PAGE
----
Male witches, however, were able to mask themselves from society. This resulted in many women’s persecution and execution if they were caught committing any act that others assumed to be in connection with the Devil or evil spirts. Regardless of their gender, witches often shared the same characteristics. However, male witches rarely appeared in the literature of early modern times, leaving the question: What makes men so excluded from the accusation of witchcraft? If male witches were publicly known in the literatures of witchcraft, not only would the prosecution and witch-hunting apply to both genders, but it also would change many people’s perspectives on their definition of a witch.
During the early modern Europe period (1500-1700), a statistics percentage of approximately 70% females and 30% males have been accused to witchcraft (Schulte 71). Out of those that have been accused, about 90% females were executed and only 20% males were executed (Schulte 71). Male witches were described not homosexual and didn’t have any feminine characteristics. However, male witches could have the weak mindset of female witches for t...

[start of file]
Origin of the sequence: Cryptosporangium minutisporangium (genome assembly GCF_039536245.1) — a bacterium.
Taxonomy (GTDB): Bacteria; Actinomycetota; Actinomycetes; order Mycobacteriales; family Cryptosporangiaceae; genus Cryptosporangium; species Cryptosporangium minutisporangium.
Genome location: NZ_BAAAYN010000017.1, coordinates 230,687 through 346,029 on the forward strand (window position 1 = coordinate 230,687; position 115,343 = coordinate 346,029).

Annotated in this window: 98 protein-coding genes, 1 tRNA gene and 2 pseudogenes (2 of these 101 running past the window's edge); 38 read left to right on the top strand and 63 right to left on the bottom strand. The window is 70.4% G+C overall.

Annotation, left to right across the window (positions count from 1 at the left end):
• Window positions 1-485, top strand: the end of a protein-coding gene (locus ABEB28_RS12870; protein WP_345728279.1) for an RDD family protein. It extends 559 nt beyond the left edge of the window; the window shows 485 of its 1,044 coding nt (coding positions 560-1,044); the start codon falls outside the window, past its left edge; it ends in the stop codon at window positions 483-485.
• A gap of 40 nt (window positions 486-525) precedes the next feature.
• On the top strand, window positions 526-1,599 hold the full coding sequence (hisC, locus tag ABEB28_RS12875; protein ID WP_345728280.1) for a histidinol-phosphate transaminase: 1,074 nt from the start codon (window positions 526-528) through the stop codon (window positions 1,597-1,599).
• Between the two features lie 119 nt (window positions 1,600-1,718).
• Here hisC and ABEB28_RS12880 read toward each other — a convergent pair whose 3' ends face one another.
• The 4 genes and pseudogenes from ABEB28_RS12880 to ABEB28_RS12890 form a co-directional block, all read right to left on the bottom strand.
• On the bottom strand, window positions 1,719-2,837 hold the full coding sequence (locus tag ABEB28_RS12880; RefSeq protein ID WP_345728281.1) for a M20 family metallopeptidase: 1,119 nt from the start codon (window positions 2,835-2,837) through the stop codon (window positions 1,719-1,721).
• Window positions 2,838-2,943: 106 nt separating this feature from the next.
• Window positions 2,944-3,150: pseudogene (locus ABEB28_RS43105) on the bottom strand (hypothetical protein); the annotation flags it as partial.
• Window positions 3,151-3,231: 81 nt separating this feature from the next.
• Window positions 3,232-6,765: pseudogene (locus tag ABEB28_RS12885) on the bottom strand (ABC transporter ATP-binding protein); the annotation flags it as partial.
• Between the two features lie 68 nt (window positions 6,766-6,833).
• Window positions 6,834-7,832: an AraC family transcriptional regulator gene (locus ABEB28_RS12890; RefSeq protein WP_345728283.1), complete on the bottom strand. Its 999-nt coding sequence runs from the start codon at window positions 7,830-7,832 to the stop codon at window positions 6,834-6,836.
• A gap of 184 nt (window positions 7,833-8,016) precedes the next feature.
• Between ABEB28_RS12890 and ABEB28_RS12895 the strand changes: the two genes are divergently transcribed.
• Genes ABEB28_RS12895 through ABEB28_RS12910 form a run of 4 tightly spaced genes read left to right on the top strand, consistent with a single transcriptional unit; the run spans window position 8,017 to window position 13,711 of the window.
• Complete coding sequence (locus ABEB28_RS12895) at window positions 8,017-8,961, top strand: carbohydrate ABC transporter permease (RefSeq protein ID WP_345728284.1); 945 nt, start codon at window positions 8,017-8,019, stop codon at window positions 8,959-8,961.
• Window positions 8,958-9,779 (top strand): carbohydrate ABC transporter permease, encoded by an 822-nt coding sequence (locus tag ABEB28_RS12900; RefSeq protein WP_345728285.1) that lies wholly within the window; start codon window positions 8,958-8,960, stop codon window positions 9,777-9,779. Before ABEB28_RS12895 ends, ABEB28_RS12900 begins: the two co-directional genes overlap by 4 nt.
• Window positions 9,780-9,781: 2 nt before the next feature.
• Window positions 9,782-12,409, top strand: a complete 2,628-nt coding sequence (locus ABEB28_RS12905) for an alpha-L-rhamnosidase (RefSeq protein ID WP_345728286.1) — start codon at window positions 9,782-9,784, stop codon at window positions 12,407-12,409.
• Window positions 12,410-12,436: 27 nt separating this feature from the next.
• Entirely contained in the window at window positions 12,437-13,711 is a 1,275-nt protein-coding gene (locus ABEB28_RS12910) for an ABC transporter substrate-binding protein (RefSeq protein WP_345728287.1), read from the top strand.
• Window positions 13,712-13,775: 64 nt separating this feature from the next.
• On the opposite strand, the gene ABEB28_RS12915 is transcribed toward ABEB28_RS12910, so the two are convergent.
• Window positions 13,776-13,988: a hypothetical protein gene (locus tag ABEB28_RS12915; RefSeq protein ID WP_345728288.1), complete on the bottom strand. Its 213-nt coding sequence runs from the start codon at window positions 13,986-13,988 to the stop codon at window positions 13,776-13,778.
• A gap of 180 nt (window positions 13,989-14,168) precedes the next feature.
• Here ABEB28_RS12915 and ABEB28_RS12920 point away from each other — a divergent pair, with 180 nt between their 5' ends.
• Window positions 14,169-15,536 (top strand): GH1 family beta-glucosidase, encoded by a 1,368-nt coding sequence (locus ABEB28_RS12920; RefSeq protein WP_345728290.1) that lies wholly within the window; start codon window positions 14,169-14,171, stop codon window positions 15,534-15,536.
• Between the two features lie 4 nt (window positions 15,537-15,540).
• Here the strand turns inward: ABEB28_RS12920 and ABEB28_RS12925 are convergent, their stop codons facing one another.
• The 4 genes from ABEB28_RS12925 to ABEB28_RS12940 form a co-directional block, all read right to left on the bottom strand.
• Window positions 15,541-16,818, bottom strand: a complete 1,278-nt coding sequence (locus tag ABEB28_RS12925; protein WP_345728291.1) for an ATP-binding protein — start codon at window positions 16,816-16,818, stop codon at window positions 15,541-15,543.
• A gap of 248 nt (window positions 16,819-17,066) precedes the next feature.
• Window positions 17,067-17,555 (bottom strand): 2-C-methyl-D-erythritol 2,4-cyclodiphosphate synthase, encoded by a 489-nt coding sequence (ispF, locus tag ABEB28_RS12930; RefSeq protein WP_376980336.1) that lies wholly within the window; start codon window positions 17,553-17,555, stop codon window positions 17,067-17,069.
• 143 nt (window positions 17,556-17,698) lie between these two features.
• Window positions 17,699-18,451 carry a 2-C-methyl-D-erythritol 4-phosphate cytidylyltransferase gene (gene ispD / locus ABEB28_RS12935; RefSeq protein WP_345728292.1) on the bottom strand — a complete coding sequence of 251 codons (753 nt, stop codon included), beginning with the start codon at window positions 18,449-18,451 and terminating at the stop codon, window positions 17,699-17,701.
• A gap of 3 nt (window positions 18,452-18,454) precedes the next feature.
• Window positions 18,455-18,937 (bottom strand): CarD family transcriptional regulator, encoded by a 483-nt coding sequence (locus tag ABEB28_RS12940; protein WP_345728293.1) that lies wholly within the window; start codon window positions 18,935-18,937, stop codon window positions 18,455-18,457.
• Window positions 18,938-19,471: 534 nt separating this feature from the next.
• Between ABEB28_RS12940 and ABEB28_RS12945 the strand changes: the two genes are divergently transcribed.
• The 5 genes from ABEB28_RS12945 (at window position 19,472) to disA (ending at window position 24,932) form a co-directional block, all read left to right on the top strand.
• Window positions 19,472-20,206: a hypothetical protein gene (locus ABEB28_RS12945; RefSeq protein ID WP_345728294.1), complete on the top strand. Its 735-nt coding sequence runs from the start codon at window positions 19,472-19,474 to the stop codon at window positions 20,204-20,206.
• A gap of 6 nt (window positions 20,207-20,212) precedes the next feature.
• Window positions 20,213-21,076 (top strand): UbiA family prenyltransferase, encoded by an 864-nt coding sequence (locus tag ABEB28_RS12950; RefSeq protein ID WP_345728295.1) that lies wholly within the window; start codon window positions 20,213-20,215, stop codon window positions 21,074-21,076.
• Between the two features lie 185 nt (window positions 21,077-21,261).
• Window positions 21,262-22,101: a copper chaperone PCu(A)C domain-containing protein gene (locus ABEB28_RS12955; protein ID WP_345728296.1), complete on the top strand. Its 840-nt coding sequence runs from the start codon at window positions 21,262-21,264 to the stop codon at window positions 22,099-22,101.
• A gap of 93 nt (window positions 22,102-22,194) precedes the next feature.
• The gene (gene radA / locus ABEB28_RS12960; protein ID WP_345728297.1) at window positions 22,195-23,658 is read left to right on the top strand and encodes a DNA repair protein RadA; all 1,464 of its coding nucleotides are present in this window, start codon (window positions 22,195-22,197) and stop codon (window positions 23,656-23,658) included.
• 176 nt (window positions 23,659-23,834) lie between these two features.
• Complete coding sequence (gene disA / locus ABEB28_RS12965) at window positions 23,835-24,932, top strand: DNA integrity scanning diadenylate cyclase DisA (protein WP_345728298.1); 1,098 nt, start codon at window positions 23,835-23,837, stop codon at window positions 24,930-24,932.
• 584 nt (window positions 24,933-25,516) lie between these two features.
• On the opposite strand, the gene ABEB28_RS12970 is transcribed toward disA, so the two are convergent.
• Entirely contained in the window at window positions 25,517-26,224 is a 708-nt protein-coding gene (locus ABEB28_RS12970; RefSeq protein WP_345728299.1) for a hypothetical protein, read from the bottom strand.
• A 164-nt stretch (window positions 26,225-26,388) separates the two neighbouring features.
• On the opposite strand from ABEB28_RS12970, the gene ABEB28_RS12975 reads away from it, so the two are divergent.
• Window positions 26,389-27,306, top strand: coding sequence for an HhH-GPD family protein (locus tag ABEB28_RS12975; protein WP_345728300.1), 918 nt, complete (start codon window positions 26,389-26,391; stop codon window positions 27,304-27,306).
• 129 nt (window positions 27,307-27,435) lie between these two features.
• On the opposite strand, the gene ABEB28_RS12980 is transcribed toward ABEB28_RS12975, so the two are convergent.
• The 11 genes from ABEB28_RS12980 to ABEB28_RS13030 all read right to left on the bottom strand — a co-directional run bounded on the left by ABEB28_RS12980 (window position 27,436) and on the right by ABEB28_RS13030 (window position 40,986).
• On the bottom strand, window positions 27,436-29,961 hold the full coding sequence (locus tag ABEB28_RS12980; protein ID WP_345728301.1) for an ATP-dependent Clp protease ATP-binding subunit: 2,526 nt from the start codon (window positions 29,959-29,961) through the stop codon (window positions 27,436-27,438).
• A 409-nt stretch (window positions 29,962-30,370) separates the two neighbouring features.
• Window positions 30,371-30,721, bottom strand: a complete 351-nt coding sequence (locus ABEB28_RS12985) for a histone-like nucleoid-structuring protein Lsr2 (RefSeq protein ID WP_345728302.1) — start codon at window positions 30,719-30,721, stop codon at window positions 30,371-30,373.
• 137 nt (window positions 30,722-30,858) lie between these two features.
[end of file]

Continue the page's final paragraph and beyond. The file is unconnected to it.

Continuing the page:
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... poems being published about the sorceries of witchcraft, many people refer witches towards females than males. Though there are few, known male witches in witchcraft literature, female witches are more suspected for many reasons: some are believed weak-minded to the point where they wouldn’t realize that they have been tricked by the Devil, real men doesn’t perform magic because it’s not a necessity for them, and men are mostly abused or casted upon a spell by female witches in the literary works. Furthermore, it leads to the answer of the question, “What makes men so excluded from the accusation of witchcraft?” The play Doctor Faustus shares many similarities to other literary works of female witchcraft, demonstrating a perfect example of how other male witches should be publicly known in witchcraft literature and how the definition of a witch should really mean.
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